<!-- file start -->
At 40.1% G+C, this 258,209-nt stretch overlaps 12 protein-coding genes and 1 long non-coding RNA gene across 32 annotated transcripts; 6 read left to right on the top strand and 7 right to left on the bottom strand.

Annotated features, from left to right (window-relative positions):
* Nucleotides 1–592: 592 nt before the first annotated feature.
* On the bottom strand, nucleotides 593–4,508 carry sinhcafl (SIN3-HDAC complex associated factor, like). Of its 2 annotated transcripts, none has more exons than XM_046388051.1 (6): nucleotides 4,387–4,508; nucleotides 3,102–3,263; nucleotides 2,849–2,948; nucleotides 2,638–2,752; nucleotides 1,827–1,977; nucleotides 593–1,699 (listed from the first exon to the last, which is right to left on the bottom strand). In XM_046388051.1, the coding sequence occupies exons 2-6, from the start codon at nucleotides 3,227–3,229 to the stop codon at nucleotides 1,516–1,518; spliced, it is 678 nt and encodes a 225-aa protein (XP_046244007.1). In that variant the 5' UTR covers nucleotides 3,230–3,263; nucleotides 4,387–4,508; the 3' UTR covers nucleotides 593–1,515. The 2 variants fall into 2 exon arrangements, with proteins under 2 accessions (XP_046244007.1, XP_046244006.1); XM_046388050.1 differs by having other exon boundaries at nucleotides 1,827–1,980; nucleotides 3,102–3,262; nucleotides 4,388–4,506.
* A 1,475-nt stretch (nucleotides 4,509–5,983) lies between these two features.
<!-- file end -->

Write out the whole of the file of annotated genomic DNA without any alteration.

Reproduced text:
At 40.1% G+C, this 258,209-nt stretch overlaps 12 protein-coding genes and 1 long non-coding RNA gene across 32 annotated transcripts; 6 read left to right on the top strand and 7 right to left on the bottom strand.

Annotated features, from left to right (window-relative positions):
* Nucleotides 1–592: 592 nt before the first annotated feature.
* On the bottom strand, nucleotides 593–4,508 carry sinhcafl (SIN3-HDAC complex associated factor, like). Of its 2 annotated transcripts, none has more exons than XM_046388051.1 (6): nucleotides 4,387–4,508; nucleotides 3,102–3,263; nucleotides 2,849–2,948; nucleotides 2,638–2,752; nucleotides 1,827–1,977; nucleotides 593–1,699 (listed from the first exon to the last, which is right to left on the bottom strand). In XM_046388051.1, the coding sequence occupies exons 2-6, from the start codon at nucleotides 3,227–3,229 to the stop codon at nucleotides 1,516–1,518; spliced, it is 678 nt and encodes a 225-aa protein (XP_046244007.1). In that variant the 5' UTR covers nucleotides 3,230–3,263; nucleotides 4,387–4,508; the 3' UTR covers nucleotides 593–1,515. The 2 variants fall into 2 exon arrangements, with proteins under 2 accessions (XP_046244007.1, XP_046244006.1); XM_046388050.1 differs by having other exon boundaries at nucleotides 1,827–1,980; nucleotides 3,102–3,262; nucleotides 4,388–4,506.
* A 1,475-nt stretch (nucleotides 4,509–5,983) lies between these two features.